A former high-profile City litigator has failed in his appeal against being struck off for using a client’s divorce settlement to fund his ventures to pursue digital dispute resolution.
Mr Guise qualified in 1986. He ran Guise Solicitors but closed it down in May 2016 to focus on his commercial ventures.
He is a former chairman of the London Solicitors Litigation Association, sat on both the Law Society’s civil litigation committee and the executive of its civil litigation section. He set up the Commercial Litigation Association (CLAN) in 2004, was its chair for several years and continued as a director.
The SDT rejected his submission that ‘Client A’ had agreed to lend him £353,000 from his divorce settlement. It said Client A essentially lost his life savings ad had been unable to rebuild his life, leaving him living in a one-bedroom flat with his wife and two young children.
Mr Guise was also found to have siphoned off £20,000 from CLAN Commercial Services, which again was used for his various companies, including eCourt and eARB.
Mr Guise appealed on multiple points but Mrs Justice Cockerill noted that several of them rested on the SDT’s determination on witness credibility.
“That is not a question of law. It is exactly the kind of issue of fact in which an appeal court will be extremely cautious about interfering,” she said.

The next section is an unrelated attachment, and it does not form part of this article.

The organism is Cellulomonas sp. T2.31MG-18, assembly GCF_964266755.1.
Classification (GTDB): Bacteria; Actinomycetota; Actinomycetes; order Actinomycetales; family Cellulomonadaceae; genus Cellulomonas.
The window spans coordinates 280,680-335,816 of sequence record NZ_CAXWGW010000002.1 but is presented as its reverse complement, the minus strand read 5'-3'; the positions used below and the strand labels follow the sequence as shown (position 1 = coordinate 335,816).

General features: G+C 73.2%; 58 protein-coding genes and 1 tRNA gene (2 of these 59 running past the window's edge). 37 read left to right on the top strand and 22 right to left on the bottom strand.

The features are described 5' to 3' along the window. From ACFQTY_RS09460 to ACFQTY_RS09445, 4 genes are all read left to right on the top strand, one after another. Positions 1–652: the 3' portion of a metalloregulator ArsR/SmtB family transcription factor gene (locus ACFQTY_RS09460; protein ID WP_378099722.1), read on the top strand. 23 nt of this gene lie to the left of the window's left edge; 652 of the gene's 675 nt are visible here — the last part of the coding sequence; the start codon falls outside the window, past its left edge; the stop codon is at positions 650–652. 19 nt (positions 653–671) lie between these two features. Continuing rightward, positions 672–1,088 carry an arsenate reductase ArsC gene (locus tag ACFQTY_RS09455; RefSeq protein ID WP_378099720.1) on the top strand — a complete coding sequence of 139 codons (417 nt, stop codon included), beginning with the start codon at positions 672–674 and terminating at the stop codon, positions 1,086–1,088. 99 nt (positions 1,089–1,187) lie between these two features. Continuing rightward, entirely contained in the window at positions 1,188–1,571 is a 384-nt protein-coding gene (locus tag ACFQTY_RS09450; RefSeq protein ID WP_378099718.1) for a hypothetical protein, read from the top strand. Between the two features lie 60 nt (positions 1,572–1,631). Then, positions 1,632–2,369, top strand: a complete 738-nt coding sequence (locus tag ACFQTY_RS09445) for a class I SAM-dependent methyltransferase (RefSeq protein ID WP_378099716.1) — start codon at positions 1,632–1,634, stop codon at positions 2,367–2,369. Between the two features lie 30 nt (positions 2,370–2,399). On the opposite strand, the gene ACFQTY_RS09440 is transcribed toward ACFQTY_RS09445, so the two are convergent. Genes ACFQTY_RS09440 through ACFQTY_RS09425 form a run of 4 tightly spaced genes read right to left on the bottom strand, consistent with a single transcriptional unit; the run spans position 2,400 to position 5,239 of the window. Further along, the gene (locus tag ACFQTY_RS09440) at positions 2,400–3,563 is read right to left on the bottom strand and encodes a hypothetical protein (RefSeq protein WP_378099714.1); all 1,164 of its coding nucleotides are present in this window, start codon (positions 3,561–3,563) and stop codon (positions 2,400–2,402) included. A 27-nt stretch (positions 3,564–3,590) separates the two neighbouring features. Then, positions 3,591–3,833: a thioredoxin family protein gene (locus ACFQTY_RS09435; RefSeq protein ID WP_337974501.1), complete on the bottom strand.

The essence of the appeal in relation to Client A was whether there was an agreement in place between the two.
“On this, the tribunal had to weigh the live evidence of Client A, who tendered himself for cross-examination and whose evidence was thoroughly tested by Mr Guise, against the absence of any evidence from Mr Guise.
“What is more, into the side of the equation which favoured Client A’s account fell also the adverse inference against Mr Guise produced by his failure to give evidence.”
The judge said that, even without looking at the factual matrix, “it was effectively inevitable that the tribunal would find for Client A”.
That fact was “clearly signalled” to Mr Guise by the SDT rejecting his “half time submission” of no case to answer.
“In ruling that there was material on the basis of which the tribunal could find that he had breached the relevant principles, the tribunal conveyed that even before he failed to give evidence the evidence against him was prevailing.”
Cockerill J went on: “However, the inevitability of this conclusion was only bolstered by the surrounding facts, including the absence of any presentational materials, written agreement or detailed discussion and the unlikelihood of Client A wishing to invest essentially all his assets when he had a young family to provide for and was living in somewhat straitened circumstances.”
She concluded “without hesitation” that this was not a case where the SDT’s decision was one no reasonable tribunal could reach.